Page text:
Inspiration. Motivation. Mobilisation.
You’re living in a world without limits. Technology is surging on, new jobs are being created and people are seemingly constantly changing life as we know it. Bill Gates dropped out of college, not taking his studies seriously, yet even he went on to become a multi-billionaire creating software used the planet-over.
So what’s stopping you?
Everywhere you look today, be it in the media, education, advertising, you’re told that any one of us can make a difference, go on to make our riches and be remembered and known by all. Well that’s true. But it irritates me.
Today you’re told by so many that with just some hard work and ingenuity you can be ‘great’, to the extent that should you fail this you feel as though you have wasted your entire life and haven’t managed to succeed. Countless people lie on their deathbeds regretting the lives they’ve lived, how they never had the money to travel the world, or didn’t have the time to train enough to make their name in their youthful sport. But the hard fact of the matter is that not everyone can make a difference.
It sounds pessimistic, right? Bear with me.
Glory and riches have been made out to be so readily accessible to every person in society that even those living in relative comfort, with annual holidays and a ready supply of entertainment and luxuries, feel as though they have been somewhat cheated out of the potential higher joys of life. “Life on the other side, eh?”
It’s human nature to constantly want more. You take anyone with even a slight bit of power, and you’ll discover beneath the surface they’re trying everything they can to increase that. We long for promotions. We long for higher pay. We long to drive super cars albeit limited to the same speed restrictions as everyone else. Life is fundamentally the equivalent of teenagers competing to wear the most expensive designer fashion to school to impress their friends.
But this shouldn’t be the case. Why yearn for more when you already have plenty? Why fall into mild depression when you realise your wage never reached higher than £20,000 per annum? If you are constantly looking for more, you’ll never truly appreciate what you have.
I’d like to take here my father as an example. He’s not earning copious amounts a year, nor driving a Mercedes Benz wearing a suit to work. He lives by his means, affording the basic luxuries common to all us westerners but without the extravagance. Yet he is likely the most happy and content man I know. And this is the fact of the matter. He appreciates what he has, and he enjoys his life as it is.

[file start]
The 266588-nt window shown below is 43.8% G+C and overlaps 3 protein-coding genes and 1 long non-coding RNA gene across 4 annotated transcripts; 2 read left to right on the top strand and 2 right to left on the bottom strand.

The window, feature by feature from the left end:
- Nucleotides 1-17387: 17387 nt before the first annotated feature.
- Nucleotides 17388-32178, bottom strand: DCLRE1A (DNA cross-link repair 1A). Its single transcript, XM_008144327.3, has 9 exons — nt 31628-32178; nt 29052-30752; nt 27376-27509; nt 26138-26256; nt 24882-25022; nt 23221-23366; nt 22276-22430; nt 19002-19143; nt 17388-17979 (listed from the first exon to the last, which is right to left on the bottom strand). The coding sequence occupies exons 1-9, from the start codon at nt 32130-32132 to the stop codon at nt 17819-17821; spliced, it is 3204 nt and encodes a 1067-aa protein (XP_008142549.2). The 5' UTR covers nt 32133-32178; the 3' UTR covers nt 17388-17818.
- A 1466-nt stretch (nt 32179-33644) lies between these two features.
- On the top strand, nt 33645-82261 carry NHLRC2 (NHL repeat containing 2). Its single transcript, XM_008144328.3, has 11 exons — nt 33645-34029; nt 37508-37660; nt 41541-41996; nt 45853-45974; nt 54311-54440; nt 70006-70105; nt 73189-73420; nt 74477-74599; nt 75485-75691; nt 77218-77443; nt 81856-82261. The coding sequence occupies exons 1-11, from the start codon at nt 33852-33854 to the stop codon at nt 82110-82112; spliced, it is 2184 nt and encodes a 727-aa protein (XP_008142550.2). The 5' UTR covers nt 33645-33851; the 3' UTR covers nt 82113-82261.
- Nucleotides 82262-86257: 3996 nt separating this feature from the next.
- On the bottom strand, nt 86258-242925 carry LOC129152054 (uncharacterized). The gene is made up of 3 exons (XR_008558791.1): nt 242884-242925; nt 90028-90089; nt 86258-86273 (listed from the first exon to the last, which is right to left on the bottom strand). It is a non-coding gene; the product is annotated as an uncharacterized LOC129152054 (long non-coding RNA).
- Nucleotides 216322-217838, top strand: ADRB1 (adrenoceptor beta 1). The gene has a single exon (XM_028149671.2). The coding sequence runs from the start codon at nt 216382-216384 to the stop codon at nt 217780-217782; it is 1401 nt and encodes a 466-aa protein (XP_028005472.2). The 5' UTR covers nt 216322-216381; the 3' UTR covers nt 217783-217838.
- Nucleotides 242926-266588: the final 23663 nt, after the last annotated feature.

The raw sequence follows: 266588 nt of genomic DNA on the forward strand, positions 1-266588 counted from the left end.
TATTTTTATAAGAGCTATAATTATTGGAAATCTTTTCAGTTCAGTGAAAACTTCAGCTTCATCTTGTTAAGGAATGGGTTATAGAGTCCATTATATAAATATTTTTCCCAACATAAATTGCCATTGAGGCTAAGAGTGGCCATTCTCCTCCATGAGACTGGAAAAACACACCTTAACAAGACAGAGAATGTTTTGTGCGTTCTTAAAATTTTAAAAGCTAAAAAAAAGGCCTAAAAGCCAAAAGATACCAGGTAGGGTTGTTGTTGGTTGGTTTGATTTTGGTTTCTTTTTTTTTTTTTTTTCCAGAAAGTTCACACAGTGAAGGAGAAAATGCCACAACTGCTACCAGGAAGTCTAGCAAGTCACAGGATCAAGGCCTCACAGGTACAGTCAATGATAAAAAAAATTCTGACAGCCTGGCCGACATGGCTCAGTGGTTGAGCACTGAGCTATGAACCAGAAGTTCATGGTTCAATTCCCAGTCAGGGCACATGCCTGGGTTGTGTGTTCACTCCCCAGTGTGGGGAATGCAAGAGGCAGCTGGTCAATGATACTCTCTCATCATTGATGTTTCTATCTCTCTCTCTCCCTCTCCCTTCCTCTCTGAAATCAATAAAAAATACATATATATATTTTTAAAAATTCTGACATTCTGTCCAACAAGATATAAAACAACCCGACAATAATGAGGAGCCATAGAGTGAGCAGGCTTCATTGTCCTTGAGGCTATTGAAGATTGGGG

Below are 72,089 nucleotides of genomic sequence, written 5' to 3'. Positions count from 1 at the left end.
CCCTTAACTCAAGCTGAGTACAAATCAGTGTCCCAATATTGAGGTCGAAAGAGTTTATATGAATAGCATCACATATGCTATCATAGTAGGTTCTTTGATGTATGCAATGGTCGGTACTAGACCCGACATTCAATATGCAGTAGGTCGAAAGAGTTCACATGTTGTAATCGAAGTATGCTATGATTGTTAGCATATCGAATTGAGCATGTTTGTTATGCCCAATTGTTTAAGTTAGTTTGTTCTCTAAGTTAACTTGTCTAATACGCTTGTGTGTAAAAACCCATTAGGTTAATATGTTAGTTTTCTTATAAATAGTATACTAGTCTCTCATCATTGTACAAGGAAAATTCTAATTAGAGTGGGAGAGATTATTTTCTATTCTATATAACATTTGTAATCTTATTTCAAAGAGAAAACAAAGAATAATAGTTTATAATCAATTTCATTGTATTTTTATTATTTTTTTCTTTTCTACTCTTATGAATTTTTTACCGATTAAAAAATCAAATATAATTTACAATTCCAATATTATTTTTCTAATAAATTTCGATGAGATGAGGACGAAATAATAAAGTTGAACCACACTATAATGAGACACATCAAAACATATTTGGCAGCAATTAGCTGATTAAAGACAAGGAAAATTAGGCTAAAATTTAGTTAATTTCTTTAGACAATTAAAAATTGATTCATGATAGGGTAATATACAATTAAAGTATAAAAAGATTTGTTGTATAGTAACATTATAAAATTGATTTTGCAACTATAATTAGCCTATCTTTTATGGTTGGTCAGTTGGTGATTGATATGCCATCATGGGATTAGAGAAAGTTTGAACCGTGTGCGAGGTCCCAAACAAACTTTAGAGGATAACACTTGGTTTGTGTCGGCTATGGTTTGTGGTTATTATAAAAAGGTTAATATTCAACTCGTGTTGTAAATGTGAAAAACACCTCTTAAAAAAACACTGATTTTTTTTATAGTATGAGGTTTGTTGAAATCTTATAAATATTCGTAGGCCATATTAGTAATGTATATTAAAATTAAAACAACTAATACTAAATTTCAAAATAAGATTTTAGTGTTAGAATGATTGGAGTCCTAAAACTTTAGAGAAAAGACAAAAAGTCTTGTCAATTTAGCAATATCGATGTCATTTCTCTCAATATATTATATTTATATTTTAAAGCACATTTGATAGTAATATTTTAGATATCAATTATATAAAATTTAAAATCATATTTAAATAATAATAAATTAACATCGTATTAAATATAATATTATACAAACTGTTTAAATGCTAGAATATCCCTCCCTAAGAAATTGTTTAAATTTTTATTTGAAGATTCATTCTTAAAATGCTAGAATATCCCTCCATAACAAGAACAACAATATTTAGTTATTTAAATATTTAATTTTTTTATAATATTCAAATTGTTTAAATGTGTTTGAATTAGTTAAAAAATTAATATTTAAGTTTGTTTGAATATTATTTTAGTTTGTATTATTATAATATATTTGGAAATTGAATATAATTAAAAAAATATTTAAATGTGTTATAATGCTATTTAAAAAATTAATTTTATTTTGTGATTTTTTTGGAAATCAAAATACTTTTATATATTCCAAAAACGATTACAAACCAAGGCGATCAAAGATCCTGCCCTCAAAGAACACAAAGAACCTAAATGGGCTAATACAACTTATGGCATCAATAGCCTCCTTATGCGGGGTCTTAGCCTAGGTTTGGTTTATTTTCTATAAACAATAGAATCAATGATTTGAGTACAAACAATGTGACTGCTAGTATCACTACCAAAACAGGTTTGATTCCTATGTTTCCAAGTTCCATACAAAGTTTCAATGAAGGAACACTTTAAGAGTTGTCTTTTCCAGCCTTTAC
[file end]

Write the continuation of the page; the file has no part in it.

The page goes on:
I myself decided to go to University not out of aspirations for fame, wealth and glory, but because I genuinely enjoy learning. I’ve been told throughout my life that a degree will ‘open doors’, allowing me to gain an outstanding job and afford a huge home and a number of needless indulgences. However the truth is this likely won’t be the case. Yes I hope to make as much money as I can and live in some comfort, but ultimately I aspire more so to be content however I end up.
What’s the point of having anything if you don’t stop to appreciate it?
My friend told me the other day how someone she knew had packed up everything and went to live in a shack on a beach, selling homemade bracelets. To most people this would seem almost sad, a young girl barely racking up enough money to live on. Yet I was told she was the happiest she’d ever been, living free and without the stresses of a job, needing only the waves and friends in a simple but inspirationally beautiful being. Of course this cannot last forever, soon this young woman will be drawn into the stormy currents of typical human life, finding a more withstanding job and building a family, whereby she will have others to be responsible for. But I would like to think that having derived from such a simplistic beginning, she will be happy wherever she ends up in life.
So there you have it. You don’t have to change the world, you don’t have to be remembered by millions. All you have to do is enjoy what you have, and love your life for what it is rather than for what it could be.
In the words of Andy Dufresne: ‘Get busy living, or get busy dying!
And most importantly,